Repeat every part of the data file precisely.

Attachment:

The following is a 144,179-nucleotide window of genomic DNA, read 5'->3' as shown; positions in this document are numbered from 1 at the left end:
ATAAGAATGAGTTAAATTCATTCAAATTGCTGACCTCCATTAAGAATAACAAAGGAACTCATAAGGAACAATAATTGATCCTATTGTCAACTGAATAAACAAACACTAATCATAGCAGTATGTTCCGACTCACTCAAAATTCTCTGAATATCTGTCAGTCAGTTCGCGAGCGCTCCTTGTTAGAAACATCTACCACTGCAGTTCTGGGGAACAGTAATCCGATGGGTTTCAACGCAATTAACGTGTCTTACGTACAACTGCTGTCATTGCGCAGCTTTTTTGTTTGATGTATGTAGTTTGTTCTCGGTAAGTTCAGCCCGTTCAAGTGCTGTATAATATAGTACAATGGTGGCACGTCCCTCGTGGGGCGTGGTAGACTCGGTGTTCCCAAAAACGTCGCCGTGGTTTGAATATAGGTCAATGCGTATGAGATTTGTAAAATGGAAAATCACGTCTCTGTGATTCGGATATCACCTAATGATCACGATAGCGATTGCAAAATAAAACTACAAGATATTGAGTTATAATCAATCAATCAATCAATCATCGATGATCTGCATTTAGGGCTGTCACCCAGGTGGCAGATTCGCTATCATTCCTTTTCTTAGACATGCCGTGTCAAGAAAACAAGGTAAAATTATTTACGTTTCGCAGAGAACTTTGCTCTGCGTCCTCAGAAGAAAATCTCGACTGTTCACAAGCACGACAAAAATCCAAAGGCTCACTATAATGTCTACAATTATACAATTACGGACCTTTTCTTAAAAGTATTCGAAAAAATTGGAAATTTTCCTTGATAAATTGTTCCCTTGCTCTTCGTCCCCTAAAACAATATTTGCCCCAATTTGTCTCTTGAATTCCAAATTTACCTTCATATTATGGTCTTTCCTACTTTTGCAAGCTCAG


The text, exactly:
The following is a 144,179-nucleotide window of genomic DNA, read 5'->3' as shown; positions in this document are numbered from 1 at the left end:
ATAAGAATGAGTTAAATTCATTCAAATTGCTGACCTCCATTAAGAATAACAAAGGAACTCATAAGGAACAATAATTGATCCTATTGTCAACTGAATAAACAAACACTAATCATAGCAGTATGTTCCGACTCACTCAAAATTCTCTGAATATCTGTCAGTCAGTTCGCGAGCGCTCCTTGTTAGAAACATCTACCACTGCAGTTCTGGGGAACAGTAATCCGATGGGTTTCAACGCAATTAACGTGTCTTACGTACAACTGCTGTCATTGCGCAGCTTTTTTGTTTGATGTATGTAGTTTGTTCTCGGTAAGTTCAGCCCGTTCAAGTGCTGTATAATATAGTACAATGGTGGCACGTCCCTCGTGGGGCGTGGTAGACTCGGTGTTCCCAAAAACGTCGCCGTGGTTTGAATATAGGTCAATGCGTATGAGATTTGTAAAATGGAAAATCACGTCTCTGTGATTCGGATATCACCTAATGATCACGATAGCGATTGCAAAATAAAACTACAAGATATTGAGTTATAATCAATCAATCAATCAATCATCGATGATCTGCATTTAGGGCTGTCACCCAGGTGGCAGATTCGCTATCATTCCTTTTCTTAGACATGCCGTGTCAAGAAAACAAGGTAAAATTATTTACGTTTCGCAGAGAACTTTGCTCTGCGTCCTCAGAAGAAAATCTCGACTGTTCACAAGCACGACAAAAATCCAAAGGCTCACTATAATGTCTACAATTATACAATTACGGACCTTTTCTTAAAAGTATTCGAAAAAATTGGAAATTTTCCTTGATAAATTGTTCCCTTGCTCTTCGTCCCCTAAAACAATATTTGCCCCAATTTGTCTCTTGAATTCCAAATTTACCTTCATATTATGGTCTTTCCTACTTTTGCAAGCTCAG